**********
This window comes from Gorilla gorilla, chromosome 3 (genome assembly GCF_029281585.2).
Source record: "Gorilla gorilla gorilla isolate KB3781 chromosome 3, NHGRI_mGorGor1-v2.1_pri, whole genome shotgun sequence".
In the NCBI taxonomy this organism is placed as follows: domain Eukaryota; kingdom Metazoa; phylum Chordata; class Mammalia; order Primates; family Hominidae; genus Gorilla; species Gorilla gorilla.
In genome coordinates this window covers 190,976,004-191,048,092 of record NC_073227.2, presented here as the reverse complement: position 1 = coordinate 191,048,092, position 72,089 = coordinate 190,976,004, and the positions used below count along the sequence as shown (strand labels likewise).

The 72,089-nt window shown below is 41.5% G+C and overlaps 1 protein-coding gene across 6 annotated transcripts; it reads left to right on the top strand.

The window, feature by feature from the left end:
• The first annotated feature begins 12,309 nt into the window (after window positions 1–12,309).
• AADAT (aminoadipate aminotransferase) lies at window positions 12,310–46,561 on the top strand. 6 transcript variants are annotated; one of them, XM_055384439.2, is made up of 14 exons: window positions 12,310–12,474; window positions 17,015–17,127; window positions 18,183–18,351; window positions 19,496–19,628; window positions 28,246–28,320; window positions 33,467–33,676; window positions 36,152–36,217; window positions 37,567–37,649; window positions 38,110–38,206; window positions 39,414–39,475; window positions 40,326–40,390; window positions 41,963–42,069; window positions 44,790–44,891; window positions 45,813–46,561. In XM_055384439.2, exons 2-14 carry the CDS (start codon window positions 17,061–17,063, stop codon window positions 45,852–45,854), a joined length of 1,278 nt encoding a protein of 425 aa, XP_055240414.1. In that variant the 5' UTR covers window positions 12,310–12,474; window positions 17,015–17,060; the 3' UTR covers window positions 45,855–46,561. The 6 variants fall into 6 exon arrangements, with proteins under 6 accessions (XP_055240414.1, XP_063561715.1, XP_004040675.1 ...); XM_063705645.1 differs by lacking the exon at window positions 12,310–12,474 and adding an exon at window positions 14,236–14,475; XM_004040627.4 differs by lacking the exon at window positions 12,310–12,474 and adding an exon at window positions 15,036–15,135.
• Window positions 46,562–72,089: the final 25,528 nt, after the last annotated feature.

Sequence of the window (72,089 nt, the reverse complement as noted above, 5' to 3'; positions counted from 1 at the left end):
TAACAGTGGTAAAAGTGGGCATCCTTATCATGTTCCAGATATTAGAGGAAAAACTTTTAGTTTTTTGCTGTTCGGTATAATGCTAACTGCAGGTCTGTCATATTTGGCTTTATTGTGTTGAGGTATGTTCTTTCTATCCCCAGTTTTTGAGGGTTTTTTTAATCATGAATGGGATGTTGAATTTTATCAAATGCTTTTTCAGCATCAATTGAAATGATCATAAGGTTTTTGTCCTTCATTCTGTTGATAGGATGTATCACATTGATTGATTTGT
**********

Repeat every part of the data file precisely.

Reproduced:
This window comes from Gorilla gorilla, chromosome 3 (genome assembly GCF_029281585.2).
Source record: "Gorilla gorilla gorilla isolate KB3781 chromosome 3, NHGRI_mGorGor1-v2.1_pri, whole genome shotgun sequence".
In the NCBI taxonomy this organism is placed as follows: domain Eukaryota; kingdom Metazoa; phylum Chordata; class Mammalia; order Primates; family Hominidae; genus Gorilla; species Gorilla gorilla.
In genome coordinates this window covers 190,976,004-191,048,092 of record NC_073227.2, presented here as the reverse complement: position 1 = coordinate 191,048,092, position 72,089 = coordinate 190,976,004, and the positions used below count along the sequence as shown (strand labels likewise).

The 72,089-nt window shown below is 41.5% G+C and overlaps 1 protein-coding gene across 6 annotated transcripts; it reads left to right on the top strand.

The window, feature by feature from the left end:
• The first annotated feature begins 12,309 nt into the window (after window positions 1–12,309).
• AADAT (aminoadipate aminotransferase) lies at window positions 12,310–46,561 on the top strand. 6 transcript variants are annotated; one of them, XM_055384439.2, is made up of 14 exons: window positions 12,310–12,474; window positions 17,015–17,127; window positions 18,183–18,351; window positions 19,496–19,628; window positions 28,246–28,320; window positions 33,467–33,676; window positions 36,152–36,217; window positions 37,567–37,649; window positions 38,110–38,206; window positions 39,414–39,475; window positions 40,326–40,390; window positions 41,963–42,069; window positions 44,790–44,891; window positions 45,813–46,561. In XM_055384439.2, exons 2-14 carry the CDS (start codon window positions 17,061–17,063, stop codon window positions 45,852–45,854), a joined length of 1,278 nt encoding a protein of 425 aa, XP_055240414.1. In that variant the 5' UTR covers window positions 12,310–12,474; window positions 17,015–17,060; the 3' UTR covers window positions 45,855–46,561. The 6 variants fall into 6 exon arrangements, with proteins under 6 accessions (XP_055240414.1, XP_063561715.1, XP_004040675.1 ...); XM_063705645.1 differs by lacking the exon at window positions 12,310–12,474 and adding an exon at window positions 14,236–14,475; XM_004040627.4 differs by lacking the exon at window positions 12,310–12,474 and adding an exon at window positions 15,036–15,135.
• Window positions 46,562–72,089: the final 25,528 nt, after the last annotated feature.

Sequence of the window (72,089 nt, the reverse complement as noted above, 5' to 3'; positions counted from 1 at the left end):
TAACAGTGGTAAAAGTGGGCATCCTTATCATGTTCCAGATATTAGAGGAAAAACTTTTAGTTTTTTGCTGTTCGGTATAATGCTAACTGCAGGTCTGTCATATTTGGCTTTATTGTGTTGAGGTATGTTCTTTCTATCCCCAGTTTTTGAGGGTTTTTTTAATCATGAATGGGATGTTGAATTTTATCAAATGCTTTTTCAGCATCAATTGAAATGATCATAAGGTTTTTGTCCTTCATTCTGTTGATAGGATGTATCACATTGATTGATTTGT